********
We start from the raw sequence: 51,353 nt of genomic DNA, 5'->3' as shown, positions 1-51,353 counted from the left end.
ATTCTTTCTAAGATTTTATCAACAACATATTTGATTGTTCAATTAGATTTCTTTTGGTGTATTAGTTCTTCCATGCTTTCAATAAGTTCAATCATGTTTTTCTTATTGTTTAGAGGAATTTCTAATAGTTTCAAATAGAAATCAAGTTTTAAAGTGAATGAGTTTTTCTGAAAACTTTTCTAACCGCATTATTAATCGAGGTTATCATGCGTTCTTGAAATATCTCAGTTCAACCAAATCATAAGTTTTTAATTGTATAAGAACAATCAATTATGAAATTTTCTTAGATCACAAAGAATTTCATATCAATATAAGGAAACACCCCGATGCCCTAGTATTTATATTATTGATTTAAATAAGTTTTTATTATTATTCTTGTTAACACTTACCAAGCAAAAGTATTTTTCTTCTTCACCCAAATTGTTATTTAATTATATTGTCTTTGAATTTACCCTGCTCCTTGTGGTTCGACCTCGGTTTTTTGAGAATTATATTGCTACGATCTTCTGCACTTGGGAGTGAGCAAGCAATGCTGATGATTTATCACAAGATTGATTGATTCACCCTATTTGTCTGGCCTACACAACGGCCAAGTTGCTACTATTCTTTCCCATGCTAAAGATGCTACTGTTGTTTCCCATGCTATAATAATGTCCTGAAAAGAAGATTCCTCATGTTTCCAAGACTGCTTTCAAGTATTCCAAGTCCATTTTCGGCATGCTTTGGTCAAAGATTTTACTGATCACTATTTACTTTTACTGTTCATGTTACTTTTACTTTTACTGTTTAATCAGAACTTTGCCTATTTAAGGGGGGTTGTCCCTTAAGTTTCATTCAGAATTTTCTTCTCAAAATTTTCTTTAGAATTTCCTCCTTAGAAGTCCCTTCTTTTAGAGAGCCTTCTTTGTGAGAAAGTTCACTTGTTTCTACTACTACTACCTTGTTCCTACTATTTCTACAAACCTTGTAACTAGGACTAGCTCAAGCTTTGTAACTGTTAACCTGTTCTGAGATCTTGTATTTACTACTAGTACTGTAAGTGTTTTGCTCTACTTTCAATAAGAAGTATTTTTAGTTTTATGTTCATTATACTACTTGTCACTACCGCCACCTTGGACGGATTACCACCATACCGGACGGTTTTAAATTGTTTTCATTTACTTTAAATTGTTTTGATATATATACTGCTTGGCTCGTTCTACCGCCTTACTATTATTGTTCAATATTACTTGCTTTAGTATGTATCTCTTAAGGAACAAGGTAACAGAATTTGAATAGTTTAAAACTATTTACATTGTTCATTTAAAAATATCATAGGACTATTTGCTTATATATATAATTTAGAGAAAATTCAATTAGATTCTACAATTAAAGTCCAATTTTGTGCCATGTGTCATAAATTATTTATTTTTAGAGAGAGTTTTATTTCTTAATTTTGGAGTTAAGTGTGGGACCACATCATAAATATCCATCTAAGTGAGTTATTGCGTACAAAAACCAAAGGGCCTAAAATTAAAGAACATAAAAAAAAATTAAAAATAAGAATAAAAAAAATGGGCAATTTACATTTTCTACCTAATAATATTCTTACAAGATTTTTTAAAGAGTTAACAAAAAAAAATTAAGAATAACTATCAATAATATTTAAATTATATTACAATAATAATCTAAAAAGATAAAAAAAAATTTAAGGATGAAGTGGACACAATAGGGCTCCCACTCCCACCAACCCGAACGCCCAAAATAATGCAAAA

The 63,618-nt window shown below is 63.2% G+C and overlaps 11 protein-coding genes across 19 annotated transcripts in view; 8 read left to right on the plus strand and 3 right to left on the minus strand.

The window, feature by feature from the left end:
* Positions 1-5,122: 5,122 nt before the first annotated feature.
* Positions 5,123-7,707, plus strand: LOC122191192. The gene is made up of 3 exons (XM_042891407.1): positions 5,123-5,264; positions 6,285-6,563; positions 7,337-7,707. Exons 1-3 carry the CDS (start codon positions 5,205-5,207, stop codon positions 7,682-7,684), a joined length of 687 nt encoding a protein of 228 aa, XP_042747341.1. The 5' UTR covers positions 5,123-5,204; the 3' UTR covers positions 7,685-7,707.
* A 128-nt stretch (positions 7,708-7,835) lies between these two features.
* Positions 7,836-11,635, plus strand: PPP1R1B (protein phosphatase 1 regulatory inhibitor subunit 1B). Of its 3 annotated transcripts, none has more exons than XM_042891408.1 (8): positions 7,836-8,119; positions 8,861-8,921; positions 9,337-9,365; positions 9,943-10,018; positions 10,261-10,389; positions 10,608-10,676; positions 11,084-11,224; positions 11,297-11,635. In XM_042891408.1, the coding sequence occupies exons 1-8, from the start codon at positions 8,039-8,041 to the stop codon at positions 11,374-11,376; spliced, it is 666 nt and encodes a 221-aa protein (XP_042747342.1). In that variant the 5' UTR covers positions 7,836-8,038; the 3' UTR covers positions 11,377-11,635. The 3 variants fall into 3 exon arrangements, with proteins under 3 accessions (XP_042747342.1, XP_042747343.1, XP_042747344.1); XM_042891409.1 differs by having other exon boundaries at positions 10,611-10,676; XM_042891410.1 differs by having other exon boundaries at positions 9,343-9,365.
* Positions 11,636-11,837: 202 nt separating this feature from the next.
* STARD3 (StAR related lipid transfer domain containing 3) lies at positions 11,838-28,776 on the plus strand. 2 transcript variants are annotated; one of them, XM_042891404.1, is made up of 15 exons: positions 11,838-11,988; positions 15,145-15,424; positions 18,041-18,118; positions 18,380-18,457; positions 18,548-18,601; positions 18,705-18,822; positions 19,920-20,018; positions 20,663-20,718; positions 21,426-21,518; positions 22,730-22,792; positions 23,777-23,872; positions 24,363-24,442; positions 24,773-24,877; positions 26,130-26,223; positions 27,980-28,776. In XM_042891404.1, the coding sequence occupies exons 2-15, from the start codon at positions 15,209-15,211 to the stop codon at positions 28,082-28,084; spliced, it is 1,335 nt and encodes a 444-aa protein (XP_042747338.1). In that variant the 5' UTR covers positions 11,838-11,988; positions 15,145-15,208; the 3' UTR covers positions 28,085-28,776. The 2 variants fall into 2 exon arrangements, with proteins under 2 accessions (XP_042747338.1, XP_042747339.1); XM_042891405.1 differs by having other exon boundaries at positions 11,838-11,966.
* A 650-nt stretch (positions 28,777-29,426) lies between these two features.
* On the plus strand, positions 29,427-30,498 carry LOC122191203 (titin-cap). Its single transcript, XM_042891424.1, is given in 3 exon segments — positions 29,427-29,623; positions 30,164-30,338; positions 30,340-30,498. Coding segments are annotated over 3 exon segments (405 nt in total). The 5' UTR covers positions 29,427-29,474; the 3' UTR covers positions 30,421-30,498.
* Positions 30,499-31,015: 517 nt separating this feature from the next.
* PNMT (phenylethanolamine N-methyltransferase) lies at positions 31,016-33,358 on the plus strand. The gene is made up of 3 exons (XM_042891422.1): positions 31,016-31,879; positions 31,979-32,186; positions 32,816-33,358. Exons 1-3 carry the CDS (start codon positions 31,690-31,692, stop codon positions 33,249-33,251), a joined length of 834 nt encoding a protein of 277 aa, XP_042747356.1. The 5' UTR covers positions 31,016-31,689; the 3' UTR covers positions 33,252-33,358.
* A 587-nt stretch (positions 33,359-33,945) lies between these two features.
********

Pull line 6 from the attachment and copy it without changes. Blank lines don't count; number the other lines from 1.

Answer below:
* Positions 5,123-7,707, plus strand: LOC122191192. The gene is made up of 3 exons (XM_042891407.1): positions 5,123-5,264; positions 6,285-6,563; positions 7,337-7,707. Exons 1-3 carry the CDS (start codon positions 5,205-5,207, stop codon positions 7,682-7,684), a joined length of 687 nt encoding a protein of 228 aa, XP_042747341.1. The 5' UTR covers positions 5,123-5,204; the 3' UTR covers positions 7,685-7,707.